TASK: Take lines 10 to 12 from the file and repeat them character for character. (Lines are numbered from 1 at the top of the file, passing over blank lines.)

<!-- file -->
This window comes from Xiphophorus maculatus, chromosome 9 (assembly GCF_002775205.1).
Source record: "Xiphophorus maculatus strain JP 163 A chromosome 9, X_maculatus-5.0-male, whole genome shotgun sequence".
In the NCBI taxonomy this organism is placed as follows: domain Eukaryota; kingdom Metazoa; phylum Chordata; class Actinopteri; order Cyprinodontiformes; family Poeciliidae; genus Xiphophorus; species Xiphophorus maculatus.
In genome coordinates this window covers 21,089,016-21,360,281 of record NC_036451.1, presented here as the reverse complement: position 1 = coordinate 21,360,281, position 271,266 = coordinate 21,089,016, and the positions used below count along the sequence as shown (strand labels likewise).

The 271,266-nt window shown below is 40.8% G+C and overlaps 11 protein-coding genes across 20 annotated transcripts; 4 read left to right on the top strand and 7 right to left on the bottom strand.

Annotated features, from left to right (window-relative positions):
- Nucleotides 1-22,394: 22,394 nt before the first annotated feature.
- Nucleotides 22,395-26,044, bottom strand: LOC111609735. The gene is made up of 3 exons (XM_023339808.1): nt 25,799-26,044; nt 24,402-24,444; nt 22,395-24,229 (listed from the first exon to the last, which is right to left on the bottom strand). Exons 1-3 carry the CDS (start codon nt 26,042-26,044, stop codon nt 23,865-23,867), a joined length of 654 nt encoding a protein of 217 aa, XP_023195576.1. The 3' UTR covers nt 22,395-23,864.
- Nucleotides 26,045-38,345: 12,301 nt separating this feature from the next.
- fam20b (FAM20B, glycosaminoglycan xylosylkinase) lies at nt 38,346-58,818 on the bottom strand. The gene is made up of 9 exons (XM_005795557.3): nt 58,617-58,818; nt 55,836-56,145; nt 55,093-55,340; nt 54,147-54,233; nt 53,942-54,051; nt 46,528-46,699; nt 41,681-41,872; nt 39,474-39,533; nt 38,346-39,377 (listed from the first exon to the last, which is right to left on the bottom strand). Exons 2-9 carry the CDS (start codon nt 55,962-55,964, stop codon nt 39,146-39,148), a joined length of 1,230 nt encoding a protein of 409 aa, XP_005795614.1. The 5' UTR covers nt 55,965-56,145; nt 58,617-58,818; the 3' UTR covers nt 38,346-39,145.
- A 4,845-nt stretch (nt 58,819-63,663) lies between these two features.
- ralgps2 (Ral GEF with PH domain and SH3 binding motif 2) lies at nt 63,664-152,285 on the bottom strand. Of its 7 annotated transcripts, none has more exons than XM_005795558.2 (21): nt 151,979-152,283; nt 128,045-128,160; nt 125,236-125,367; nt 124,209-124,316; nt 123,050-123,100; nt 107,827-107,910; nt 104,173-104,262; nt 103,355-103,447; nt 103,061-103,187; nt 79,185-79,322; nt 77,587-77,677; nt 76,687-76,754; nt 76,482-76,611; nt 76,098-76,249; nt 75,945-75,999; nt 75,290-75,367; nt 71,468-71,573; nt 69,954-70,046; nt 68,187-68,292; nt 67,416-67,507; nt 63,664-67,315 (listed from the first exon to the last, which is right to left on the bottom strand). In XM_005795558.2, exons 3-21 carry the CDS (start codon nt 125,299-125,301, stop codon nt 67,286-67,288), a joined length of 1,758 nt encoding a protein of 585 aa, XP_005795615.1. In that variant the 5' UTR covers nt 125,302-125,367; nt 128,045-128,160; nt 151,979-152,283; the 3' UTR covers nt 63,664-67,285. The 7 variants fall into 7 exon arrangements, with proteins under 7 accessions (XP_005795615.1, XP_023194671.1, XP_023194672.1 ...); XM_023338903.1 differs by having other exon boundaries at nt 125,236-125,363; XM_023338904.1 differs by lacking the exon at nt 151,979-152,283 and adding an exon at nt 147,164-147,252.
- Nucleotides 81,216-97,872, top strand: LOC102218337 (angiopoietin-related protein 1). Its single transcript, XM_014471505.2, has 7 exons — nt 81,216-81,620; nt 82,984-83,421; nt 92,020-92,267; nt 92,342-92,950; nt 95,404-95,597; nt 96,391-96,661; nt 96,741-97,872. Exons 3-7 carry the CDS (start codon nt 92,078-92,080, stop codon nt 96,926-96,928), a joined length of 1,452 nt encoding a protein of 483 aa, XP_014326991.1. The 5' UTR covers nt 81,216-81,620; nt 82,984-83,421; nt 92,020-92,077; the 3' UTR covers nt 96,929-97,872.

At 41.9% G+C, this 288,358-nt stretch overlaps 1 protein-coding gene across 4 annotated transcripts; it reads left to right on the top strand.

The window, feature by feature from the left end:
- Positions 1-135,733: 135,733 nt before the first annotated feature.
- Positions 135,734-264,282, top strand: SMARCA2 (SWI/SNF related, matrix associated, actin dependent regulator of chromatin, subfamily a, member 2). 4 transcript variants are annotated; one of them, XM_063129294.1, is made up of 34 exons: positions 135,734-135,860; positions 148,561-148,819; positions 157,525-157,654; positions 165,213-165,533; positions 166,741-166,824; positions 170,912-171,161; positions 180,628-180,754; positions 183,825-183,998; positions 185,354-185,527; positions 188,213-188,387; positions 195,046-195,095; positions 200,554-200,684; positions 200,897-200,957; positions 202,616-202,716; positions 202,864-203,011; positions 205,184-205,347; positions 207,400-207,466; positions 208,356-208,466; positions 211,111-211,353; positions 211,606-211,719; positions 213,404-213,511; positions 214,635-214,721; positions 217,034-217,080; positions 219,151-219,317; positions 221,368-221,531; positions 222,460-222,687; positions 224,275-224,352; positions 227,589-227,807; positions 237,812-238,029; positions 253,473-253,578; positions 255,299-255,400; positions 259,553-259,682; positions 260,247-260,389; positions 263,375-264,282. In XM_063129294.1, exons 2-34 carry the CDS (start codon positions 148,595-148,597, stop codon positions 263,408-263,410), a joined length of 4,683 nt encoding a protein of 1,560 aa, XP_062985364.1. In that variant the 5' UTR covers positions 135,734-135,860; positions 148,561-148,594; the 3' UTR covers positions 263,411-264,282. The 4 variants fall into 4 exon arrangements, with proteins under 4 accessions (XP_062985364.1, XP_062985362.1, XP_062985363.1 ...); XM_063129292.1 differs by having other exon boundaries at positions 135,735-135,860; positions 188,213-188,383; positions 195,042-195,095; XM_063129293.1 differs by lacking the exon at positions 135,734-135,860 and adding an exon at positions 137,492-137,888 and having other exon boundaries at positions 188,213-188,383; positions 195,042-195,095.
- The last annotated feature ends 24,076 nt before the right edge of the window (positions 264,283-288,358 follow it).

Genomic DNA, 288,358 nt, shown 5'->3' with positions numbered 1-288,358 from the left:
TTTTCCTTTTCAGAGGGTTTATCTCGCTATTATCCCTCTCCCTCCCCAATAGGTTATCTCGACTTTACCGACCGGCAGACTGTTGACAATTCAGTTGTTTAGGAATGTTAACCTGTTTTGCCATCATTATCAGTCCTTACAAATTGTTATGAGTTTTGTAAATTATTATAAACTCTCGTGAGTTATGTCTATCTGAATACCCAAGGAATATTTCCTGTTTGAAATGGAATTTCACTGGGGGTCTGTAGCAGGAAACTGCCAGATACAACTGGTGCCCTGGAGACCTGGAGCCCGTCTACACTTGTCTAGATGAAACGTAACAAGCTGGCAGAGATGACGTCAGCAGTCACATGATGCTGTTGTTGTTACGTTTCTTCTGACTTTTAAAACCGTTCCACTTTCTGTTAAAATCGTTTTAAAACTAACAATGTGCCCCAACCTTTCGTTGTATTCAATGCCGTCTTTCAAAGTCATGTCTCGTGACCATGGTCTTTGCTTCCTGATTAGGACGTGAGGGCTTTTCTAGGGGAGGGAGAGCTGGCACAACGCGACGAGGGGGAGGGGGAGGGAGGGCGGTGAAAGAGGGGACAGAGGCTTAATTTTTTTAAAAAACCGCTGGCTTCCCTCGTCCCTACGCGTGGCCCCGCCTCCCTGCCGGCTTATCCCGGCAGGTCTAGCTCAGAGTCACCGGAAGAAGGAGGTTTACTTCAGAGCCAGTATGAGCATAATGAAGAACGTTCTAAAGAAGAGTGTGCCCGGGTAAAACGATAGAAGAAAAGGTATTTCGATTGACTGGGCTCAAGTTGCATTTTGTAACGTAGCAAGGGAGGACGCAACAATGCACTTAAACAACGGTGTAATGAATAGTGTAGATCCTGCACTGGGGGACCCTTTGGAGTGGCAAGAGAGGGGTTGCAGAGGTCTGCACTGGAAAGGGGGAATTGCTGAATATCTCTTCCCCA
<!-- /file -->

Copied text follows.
- fam20b (FAM20B, glycosaminoglycan xylosylkinase) lies at nt 38,346-58,818 on the bottom strand. The gene is made up of 9 exons (XM_005795557.3): nt 58,617-58,818; nt 55,836-56,145; nt 55,093-55,340; nt 54,147-54,233; nt 53,942-54,051; nt 46,528-46,699; nt 41,681-41,872; nt 39,474-39,533; nt 38,346-39,377 (listed from the first exon to the last, which is right to left on the bottom strand). Exons 2-9 carry the CDS (start codon nt 55,962-55,964, stop codon nt 39,146-39,148), a joined length of 1,230 nt encoding a protein of 409 aa, XP_005795614.1. The 5' UTR covers nt 55,965-56,145; nt 58,617-58,818; the 3' UTR covers nt 38,346-39,145.
- A 4,845-nt stretch (nt 58,819-63,663) lies between these two features.
- ralgps2 (Ral GEF with PH domain and SH3 binding motif 2) lies at nt 63,664-152,285 on the bottom strand. Of its 7 annotated transcripts, none has more exons than XM_005795558.2 (21): nt 151,979-152,283; nt 128,045-128,160; nt 125,236-125,367; nt 124,209-124,316; nt 123,050-123,100; nt 107,827-107,910; nt 104,173-104,262; nt 103,355-103,447; nt 103,061-103,187; nt 79,185-79,322; nt 77,587-77,677; nt 76,687-76,754; nt 76,482-76,611; nt 76,098-76,249; nt 75,945-75,999; nt 75,290-75,367; nt 71,468-71,573; nt 69,954-70,046; nt 68,187-68,292; nt 67,416-67,507; nt 63,664-67,315 (listed from the first exon to the last, which is right to left on the bottom strand). In XM_005795558.2, exons 3-21 carry the CDS (start codon nt 125,299-125,301, stop codon nt 67,286-67,288), a joined length of 1,758 nt encoding a protein of 585 aa, XP_005795615.1. In that variant the 5' UTR covers nt 125,302-125,367; nt 128,045-128,160; nt 151,979-152,283; the 3' UTR covers nt 63,664-67,285. The 7 variants fall into 7 exon arrangements, with proteins under 7 accessions (XP_005795615.1, XP_023194671.1, XP_023194672.1 ...); XM_023338903.1 differs by having other exon boundaries at nt 125,236-125,363; XM_023338904.1 differs by lacking the exon at nt 151,979-152,283 and adding an exon at nt 147,164-147,252.